Fisheries co-managers drafting joint hatchery policy

For decades, treaty tribes have operated their own hatchery programs to help sustain the region’s salmon and steelhead populations.

Tribes have built the facilities, staffed them, updated and expanded the programs and infrastructure as needed, and have run extensive monitoring and research on the fish throughout their life cycles.

“This work is staggering,” said Ed Johnstone, NWIFC chair.

As co-managers with the Washington Department of Fish and Wildlife (WDFW), tribes have worked collaboratively with state-run hatcheries as well, to support each other’s programs and their ultimate shared goal: recovery of these keystone food fish.

Treaty tribes are now challenging the Washington State Fish and Wildlife Commission—made up of nine commissioners who govern WDFW—to put in writing a commitment to co-management when it comes to setting state-level policy for hatchery programs.

“The previous policy was put in place without any input from us,” said Jason Gobin, fish and wildlife director of the Tulalip Tribes. “It’s our duty to manage these together, as co-managers.”

Because of federal treaties in place since the 1850s, the Boldt decision of 1974 and a Supreme Court ruling that affirmed that decision, the state is legally obligated to co-manage fisheries resources with the tribes.

A Joint Policy Agreement for the Management of Anadromous Salmon and Steelhead Hatcheries, referred to as a joint hatchery policy, is in development and inching closer to being finalized.

Lummi Nation salmon enhancement program manager Tom Chance, right, speaks during a tour of the tribe’s Skookum Creek Fish Hatchery in September 2022.

The draft policy includes commitments to work as co-managers to develop and implement hatchery management plans on a regional or watershed-specific basis, while conserving natural-spawning populations of fish and mitigating the effects of habitat loss and other environmental impacts.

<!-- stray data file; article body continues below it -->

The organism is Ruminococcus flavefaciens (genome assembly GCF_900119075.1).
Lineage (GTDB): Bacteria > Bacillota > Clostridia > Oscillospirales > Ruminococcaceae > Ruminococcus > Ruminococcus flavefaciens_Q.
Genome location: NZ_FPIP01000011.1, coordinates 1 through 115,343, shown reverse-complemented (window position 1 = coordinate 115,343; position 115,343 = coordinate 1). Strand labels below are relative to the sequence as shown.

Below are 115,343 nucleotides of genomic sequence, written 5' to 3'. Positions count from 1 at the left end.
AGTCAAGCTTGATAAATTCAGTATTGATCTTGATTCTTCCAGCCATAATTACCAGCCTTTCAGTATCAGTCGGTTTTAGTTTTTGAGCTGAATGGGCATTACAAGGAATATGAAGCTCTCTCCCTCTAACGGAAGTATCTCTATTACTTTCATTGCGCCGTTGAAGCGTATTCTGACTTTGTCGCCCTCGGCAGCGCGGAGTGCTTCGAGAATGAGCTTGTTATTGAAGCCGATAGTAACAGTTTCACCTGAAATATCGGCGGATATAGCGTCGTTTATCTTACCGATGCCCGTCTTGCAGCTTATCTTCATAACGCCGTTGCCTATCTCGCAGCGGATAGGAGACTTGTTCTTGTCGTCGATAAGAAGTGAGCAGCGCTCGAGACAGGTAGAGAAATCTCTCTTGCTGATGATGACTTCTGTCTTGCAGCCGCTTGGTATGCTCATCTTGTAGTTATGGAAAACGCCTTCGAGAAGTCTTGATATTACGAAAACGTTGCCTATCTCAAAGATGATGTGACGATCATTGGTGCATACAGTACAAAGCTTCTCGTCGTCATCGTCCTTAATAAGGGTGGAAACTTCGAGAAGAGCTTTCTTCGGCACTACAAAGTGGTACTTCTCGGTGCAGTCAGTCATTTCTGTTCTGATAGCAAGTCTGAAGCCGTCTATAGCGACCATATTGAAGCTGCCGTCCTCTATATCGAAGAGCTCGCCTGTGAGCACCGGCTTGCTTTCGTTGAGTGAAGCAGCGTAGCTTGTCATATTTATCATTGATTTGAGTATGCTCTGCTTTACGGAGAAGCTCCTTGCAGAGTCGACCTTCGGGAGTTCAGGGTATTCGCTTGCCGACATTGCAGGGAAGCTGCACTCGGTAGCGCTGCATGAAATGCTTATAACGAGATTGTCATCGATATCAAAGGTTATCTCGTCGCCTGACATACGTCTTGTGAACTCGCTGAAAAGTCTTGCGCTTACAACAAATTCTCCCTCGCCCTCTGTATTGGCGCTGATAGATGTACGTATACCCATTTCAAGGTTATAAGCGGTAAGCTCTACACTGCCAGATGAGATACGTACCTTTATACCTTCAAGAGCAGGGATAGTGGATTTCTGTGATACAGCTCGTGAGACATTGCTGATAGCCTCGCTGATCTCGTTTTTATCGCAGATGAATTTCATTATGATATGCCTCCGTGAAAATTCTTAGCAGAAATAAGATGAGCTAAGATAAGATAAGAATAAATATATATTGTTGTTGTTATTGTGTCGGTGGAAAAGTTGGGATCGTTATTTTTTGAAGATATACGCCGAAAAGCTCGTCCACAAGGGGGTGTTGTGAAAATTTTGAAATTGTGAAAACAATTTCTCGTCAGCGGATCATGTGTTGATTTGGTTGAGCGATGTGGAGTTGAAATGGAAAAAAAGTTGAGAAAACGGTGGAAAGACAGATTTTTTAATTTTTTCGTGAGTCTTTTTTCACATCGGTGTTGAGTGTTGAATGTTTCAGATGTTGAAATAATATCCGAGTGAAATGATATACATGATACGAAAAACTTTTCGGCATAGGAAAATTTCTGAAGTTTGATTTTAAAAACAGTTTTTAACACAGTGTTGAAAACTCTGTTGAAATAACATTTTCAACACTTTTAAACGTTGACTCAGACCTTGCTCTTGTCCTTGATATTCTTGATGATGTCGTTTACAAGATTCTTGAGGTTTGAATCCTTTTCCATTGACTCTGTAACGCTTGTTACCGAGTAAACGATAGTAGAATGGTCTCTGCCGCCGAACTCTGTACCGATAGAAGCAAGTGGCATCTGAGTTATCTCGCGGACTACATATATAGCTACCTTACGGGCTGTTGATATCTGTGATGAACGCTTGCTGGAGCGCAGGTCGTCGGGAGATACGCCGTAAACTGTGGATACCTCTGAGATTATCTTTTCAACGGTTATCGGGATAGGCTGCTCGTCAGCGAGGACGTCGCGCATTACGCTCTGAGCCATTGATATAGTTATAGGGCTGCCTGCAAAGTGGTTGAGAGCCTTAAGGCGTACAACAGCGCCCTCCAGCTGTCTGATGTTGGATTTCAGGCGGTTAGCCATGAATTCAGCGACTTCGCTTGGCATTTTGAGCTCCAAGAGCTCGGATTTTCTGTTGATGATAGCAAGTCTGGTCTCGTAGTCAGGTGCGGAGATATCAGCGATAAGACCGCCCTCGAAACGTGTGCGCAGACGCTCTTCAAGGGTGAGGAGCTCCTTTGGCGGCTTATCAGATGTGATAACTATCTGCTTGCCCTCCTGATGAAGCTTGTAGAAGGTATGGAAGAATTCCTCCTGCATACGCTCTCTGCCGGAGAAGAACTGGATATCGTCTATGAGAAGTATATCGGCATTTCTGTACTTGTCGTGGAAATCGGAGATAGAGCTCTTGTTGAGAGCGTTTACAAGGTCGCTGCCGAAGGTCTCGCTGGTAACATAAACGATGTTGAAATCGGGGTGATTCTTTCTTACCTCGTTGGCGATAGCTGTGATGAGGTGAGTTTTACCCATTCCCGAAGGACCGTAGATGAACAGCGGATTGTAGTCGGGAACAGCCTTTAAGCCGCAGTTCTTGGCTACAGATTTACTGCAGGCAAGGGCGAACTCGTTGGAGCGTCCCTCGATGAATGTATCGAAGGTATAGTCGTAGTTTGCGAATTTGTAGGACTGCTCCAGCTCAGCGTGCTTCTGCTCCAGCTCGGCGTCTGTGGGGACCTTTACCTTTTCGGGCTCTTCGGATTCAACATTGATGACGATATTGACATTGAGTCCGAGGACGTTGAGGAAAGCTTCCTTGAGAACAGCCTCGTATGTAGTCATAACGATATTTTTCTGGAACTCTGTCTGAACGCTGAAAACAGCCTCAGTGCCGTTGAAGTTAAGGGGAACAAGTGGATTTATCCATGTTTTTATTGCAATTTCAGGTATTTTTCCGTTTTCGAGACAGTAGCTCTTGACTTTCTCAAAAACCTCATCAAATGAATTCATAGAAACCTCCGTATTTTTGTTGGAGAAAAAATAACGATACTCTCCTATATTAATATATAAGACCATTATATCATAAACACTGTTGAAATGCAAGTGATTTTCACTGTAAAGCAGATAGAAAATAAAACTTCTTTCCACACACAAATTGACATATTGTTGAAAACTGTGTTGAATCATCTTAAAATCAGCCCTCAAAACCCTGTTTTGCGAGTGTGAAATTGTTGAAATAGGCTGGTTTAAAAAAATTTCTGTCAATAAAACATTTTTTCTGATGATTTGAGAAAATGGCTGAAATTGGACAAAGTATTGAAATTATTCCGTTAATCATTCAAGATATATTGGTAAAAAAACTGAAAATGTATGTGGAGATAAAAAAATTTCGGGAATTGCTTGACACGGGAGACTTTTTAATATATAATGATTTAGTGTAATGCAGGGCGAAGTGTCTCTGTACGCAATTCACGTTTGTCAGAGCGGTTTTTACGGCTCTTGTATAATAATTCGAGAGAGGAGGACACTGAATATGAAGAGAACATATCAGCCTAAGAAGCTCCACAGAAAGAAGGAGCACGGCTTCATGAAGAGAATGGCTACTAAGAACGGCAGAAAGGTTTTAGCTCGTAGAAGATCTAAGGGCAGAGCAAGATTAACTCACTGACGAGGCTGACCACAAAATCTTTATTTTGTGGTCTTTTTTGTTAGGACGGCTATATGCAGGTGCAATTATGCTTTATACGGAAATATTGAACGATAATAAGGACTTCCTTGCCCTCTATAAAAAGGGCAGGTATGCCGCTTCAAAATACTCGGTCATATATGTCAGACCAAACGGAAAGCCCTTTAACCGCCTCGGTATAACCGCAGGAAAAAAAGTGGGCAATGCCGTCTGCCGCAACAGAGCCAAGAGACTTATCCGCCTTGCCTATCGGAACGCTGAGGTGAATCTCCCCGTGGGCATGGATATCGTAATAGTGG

“Hatcheries are primarily operated to preserve, reintroduce or supplement natural production that contributes to both the spawning production of those populations and augments harvest,” the draft policy states. “Hatcheries will contribute to meeting these needs while mitigation, habitat restoration and stock recovery efforts are ongoing.”

Tribes are also leaders of habitat restoration and climate change mitigation efforts, but are increasingly challenged by ongoing unregulated habitat degradation and the effects of climate change such as the loss of glaciers supplying cold water and the increase of seal predation on migrating fish.

“Our natural world is changing rapidly,” Johnstone said. “With that role of mitigation, hatcheries are more important now than they have ever been.”

Johnstone, Gobin and others discussed the science supporting hatcheries and the need for a joint policy with members of the state Fish and Wildlife Commission in August.

Leadership and fisheries science representatives of the Lummi, Tulalip and Upper Skagit tribes shared why hatcheries have come to be needed, how the programs are run, and what successes and challenges they’ve seen in recent years.